Cumulative book bans in the United States, July 1, 2021 - December 31, 2023

Florida experienced the highest number of ban cases, with 3,135 bans across 11 school districts. Over 1,600 of those book bans took place in Escambia County Public Schools, the district with the most bans nationwide. But the crisis is not limited to Florida. Wisconsin experienced the second-highest recorded bans, reporting 481 bans in three districts; the vast majority of these bans occurred in the Elkhorn Area School District, which banned 444 books following a single parent’s challenge. Iowa cracked into the top three this fall, with 142 bans in three districts. Texas was close behind, with 141 bans across four districts. Two more states, Kentucky and Virginia, each experienced at least 100 bans: in Kentucky, Boyle County Schools removed 106 books on its own, and in Virginia, these 100 bans occurred across three school districts.

A collage of book covers relating to sexual violence including: The Nowhere Girls by Amy Reed; A Stolen Life by Jaycee Dugard; The Handmaid’s Tale by Margaret Atwood; Milk and Honey by Rupi Kaur; Speak by Laurie Halse Anderson; and Sold by Patricia McCormick

Trend 1: Censorship of Sexual Violence

Case District: West Ada School District, Idaho

Takeaway: The book banning movement explicitly targets books featuring scenes or themes of sexual violence by weaponizing the concept of “obscenity.” Aided by websites like Book Looks, activists seek to ban books about rape and sexual assault. In doing so, they cut off a vital lifeline for students and target books that disproportionately impact women and nonbinary authors.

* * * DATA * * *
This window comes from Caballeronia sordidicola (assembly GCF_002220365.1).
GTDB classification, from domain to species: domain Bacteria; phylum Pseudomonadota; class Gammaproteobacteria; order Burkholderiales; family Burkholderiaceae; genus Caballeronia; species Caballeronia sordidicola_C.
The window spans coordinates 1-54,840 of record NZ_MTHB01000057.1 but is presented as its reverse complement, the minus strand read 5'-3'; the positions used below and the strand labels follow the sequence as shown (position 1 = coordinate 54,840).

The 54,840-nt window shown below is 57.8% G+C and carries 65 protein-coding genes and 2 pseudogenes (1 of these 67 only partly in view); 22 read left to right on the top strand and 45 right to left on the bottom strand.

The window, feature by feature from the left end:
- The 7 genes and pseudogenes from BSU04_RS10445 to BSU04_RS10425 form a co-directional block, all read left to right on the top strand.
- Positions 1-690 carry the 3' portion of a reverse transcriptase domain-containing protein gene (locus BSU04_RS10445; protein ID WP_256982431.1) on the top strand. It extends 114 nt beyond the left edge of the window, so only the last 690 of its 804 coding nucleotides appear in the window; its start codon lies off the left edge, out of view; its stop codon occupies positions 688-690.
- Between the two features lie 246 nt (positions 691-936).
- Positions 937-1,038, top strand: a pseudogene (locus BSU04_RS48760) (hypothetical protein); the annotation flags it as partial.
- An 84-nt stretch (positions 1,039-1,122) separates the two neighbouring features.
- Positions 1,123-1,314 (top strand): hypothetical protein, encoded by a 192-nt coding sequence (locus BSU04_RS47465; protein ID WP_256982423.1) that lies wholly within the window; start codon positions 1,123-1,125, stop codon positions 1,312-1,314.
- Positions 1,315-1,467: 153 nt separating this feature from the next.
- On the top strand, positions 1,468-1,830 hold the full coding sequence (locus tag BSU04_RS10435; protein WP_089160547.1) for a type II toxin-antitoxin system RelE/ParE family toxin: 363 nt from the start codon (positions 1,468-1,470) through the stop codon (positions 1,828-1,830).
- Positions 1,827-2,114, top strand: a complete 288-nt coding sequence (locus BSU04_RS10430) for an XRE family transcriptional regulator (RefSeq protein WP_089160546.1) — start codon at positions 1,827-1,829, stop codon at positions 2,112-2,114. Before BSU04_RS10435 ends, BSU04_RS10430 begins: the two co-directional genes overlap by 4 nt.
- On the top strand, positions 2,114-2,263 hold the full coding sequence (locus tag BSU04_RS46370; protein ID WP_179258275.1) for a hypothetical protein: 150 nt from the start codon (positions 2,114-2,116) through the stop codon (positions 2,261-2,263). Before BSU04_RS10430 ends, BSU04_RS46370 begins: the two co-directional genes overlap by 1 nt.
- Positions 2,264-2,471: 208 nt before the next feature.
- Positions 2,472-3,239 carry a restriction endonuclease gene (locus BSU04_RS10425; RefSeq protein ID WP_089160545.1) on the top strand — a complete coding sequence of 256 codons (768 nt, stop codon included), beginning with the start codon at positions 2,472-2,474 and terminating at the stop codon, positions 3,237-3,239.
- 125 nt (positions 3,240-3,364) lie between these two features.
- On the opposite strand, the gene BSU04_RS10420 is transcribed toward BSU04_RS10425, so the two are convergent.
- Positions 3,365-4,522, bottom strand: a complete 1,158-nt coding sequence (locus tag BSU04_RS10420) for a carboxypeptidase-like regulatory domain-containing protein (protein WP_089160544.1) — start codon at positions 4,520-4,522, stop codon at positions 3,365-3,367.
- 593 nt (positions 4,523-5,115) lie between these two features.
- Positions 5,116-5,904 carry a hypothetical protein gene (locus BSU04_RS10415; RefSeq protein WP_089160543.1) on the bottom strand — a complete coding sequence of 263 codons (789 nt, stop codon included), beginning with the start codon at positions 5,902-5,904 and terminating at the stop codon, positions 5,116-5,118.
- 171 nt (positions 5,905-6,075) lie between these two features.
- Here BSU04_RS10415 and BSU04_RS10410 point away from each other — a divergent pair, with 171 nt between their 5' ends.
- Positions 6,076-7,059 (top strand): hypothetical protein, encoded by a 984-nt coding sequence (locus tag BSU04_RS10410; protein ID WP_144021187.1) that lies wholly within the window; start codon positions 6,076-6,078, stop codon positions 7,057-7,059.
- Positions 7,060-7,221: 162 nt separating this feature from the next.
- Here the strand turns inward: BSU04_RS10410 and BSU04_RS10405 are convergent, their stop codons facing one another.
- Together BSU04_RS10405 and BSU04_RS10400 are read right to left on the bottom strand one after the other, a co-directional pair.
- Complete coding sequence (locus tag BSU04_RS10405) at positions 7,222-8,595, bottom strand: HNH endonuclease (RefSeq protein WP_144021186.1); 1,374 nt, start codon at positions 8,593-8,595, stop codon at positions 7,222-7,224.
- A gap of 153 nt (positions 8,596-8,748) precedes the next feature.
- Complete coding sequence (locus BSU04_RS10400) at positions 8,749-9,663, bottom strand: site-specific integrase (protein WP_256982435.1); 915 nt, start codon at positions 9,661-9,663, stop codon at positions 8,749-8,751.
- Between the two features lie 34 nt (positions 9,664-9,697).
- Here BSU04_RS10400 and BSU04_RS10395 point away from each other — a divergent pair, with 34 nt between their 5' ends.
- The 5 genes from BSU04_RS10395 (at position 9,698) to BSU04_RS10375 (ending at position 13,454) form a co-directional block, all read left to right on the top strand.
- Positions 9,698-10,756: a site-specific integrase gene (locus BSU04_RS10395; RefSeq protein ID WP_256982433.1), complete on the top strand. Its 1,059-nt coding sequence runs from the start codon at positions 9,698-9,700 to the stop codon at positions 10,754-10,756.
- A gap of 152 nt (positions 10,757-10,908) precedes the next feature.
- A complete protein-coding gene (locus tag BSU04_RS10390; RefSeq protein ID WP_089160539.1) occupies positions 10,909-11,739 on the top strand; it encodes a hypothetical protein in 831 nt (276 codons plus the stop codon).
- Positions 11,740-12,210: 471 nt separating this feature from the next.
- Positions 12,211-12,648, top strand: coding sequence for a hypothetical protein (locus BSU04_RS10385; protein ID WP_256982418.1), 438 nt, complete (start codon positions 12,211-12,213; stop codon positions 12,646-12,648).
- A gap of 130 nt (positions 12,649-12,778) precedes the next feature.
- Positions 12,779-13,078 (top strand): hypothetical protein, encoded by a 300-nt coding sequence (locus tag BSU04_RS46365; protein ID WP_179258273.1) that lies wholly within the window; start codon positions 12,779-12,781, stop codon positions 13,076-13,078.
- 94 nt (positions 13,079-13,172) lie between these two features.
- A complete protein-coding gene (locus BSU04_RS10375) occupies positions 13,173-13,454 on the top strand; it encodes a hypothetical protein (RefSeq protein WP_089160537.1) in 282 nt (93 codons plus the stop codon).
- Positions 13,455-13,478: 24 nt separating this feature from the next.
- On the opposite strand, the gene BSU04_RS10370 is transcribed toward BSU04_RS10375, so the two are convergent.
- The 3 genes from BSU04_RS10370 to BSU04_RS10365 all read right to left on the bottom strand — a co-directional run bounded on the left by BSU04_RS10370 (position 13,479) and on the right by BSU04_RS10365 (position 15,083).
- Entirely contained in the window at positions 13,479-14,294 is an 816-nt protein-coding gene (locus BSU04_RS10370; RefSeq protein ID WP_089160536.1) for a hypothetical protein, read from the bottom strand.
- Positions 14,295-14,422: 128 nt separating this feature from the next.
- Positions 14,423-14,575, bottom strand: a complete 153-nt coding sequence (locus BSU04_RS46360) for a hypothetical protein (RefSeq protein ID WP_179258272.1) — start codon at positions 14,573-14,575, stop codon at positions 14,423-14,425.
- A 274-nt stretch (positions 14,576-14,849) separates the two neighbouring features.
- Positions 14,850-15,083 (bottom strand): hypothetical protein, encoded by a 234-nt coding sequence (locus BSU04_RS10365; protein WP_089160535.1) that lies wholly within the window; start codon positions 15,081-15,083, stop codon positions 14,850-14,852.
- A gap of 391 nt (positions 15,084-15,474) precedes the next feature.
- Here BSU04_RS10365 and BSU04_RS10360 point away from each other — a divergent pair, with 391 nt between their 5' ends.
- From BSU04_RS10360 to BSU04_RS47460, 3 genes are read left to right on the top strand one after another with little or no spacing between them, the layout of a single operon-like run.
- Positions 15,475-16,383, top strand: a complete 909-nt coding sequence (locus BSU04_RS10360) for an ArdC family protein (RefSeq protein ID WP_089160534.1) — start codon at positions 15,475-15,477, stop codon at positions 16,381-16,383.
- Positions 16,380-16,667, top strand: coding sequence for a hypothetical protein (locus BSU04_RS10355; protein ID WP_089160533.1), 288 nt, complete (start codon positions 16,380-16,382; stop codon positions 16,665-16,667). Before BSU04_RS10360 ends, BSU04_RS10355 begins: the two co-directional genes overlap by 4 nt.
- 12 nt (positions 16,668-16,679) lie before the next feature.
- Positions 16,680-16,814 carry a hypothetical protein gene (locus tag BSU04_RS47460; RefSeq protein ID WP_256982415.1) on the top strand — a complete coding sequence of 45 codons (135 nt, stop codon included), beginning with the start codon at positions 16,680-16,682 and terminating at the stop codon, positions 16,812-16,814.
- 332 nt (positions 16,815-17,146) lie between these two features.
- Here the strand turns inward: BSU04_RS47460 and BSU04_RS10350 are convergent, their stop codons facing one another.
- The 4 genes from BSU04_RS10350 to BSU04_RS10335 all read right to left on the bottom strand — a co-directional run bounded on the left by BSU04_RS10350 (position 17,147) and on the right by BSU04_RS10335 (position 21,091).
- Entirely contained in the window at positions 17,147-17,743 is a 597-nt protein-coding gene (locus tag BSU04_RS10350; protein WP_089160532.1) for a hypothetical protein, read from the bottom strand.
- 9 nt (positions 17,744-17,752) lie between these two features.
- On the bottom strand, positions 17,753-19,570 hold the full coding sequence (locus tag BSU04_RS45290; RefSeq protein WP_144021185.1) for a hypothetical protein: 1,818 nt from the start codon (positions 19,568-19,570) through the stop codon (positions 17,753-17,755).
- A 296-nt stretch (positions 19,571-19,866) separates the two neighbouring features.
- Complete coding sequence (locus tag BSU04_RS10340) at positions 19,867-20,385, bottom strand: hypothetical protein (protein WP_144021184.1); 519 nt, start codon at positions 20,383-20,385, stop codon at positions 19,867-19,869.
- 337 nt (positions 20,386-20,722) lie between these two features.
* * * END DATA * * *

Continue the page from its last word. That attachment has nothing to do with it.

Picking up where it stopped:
Since the current wave of book bans began in 2021, sex in books has commonly been used as grounds for removal. Objectors have described books as “pornographic,” “disgusting,” and “obscene”; in August, one woman in Pennsylvania even accused school officials of “sexually abusing” her granddaughter by making several book titles available. Further, legislation and district policies have placed prohibitions on materials considered “sexually explicit” or “sexually relevant” or including “sexual conduct.” The result of such inflated rhetoric and accompanying prohibitions is books being banned for including sex, abortion, or rape, with women and nonbinary authors frequently among those most censored.

For example, the trustees of the West Ada School District in Idaho voted to remove from shelves The Nowhere Girls by Amy Reed in November 2023. The book centers three teenage girls who create a group to “resist the sexist culture at their school” after learning about another girl who was run out of town for accusing boys at school of gang rape. According to the trustees in West Ada, The Nowhere Girls is a “vulgar and obscene” book that teaches teen girls to think revenge is an appropriate response to rape.

The Nowhere Girls was banned alongside at least ten other titles, including books by Sara Gruen and Sarah J. Maas. Also banned was A Stolen Life by Jaycee Dugard, a memoir detailing her kidnapping, sexual abuse, and survival, as well as two books of Rupi Kaur’s poems, which similarly deal with rape and sexual violence. Margaret Atwood’s The Handmaid’s Tale, a feminist dystopian novel about rape and forced birth, was also banned. When reviewing the books, the district used excerpts from a website called Book Looks, which is frequently used by those who challenge books.

Like in West Ada, many have attempted to add a legal justification for their bans by characterizing specific works in schools and libraries as “obscene,” a category of speech that is not protected under the First Amendment. These claims are not supported. The legal threshold for obscenity was decided by the Supreme Court in Miller v. California, 413 U.S. 15 (1973), which created a three-pronged test for obscenity: the so-called Miller test. To satisfy the test, a work must be “taken as a whole” and found to lack “serious literary, artistic, political or scientific value.” However, to circumvent these actual legal requirements, states and districts have increasingly introduced new terms or manipulated other existing statutes instead.